Blend If is a very useful Photoshop tool. Jesús Ramirez of Photoshop Training Channel calls it “the unsung hero,” and he wants to teach you how to use this handy feature. In his video tutorial, you’ll learn some theory about “Blend If” and how to use it to replace the sky, create special effects and apply textures in Photoshop.
Jesús starts with the theoretical part, to demonstrate how the “Blend If” works. He uses a graphic and a grey background to illustrate the effect. By double-clicking the layer with the graphic, he gets the Layer Style window. The “Blend If” section is set to Grey by default, but there are other options as well.
As you can see in the video, if you click and drag the black point to the left, everything with the selected value and darker will disappear. The same goes for white: if you drag the white point to the right, everything from the selected point and brighter will disappear.
If you want smoother transition, you can hold the Alt/Option key and then click and drag the point to split it.
Creating special effects
You can use the “Blend If” feature to add some special effects to text. Jesús uses a photo of clouds and a text layer as an example.
If you double-click on the text layer, you can use Blend If on the underlying cloud layer. Click and drag the white point to the left so only the bright pixels come through. Hold Alt/Option to split the point and get a much smoother transition. Here’s what it looks like:
Adding texture to text
Another use of the “Blend If” feature is to add texture to text. This time, Jesús uses a text layer and a texture layer. He creates a clipping mask by pressing Ctrl/Cmd + Alt/Option + G on the texture layer.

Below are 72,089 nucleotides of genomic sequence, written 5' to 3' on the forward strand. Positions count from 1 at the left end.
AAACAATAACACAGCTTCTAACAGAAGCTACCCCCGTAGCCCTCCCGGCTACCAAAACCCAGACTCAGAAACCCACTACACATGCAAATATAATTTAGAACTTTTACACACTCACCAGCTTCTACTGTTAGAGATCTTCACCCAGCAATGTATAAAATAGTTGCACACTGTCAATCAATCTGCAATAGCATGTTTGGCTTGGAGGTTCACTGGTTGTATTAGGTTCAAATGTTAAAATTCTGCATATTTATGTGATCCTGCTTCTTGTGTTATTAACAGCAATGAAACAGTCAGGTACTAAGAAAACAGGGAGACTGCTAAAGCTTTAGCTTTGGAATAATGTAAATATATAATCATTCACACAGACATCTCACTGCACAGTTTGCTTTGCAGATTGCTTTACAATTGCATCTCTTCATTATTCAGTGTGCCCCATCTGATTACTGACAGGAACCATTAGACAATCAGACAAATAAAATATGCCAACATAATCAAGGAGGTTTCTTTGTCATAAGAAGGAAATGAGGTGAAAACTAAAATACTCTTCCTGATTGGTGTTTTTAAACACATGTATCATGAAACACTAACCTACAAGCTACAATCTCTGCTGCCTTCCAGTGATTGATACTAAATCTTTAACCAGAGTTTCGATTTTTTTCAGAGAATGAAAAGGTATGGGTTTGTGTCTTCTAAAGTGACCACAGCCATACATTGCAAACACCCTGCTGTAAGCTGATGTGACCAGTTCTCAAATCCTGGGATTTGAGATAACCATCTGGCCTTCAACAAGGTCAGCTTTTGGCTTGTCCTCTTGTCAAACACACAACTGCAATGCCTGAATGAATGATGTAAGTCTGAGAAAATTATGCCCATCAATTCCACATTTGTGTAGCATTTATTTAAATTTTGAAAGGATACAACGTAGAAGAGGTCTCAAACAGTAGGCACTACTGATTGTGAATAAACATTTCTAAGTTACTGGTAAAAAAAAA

You can choose to hide bright or dark pixels of the texture when blending it with the text. For hiding the dark pixels, drag the black point to the right. Again you can split the point and create a smoother transition. For hiding the bright pixels, click and drag the white point to the right.
Blend If – RGB channels
As mentioned before, the “Blend If” feature is set to Grey by default. But, you can also choose one of the channels: Red, Green, and Blue. For example, if you select the Red channel, the scale will go from black to red. If you click and drag the red point to the right, you’ll hide red pixels. If you click and drag the black point to the left, you’ll hide all cyan pixels (the opposite of red). The same goes for Green and Blue channel.
You can use the “Blend If” feature to replace the sky quickly and easily. Jesús uses the image with trees and birds you can see in the video, but he wants to add a more interesting sky to it. So, he adds the sky layer underneath and opens the Layer Style window for the first image. He chooses the Blue channel and hides the blue from this layer. You’ll immediately see the clouds from the underlying layer appear in the image. As before, he holds the Alt/Option key to split the point and make a smoother transition, and that’s it. You can read more about this technique here.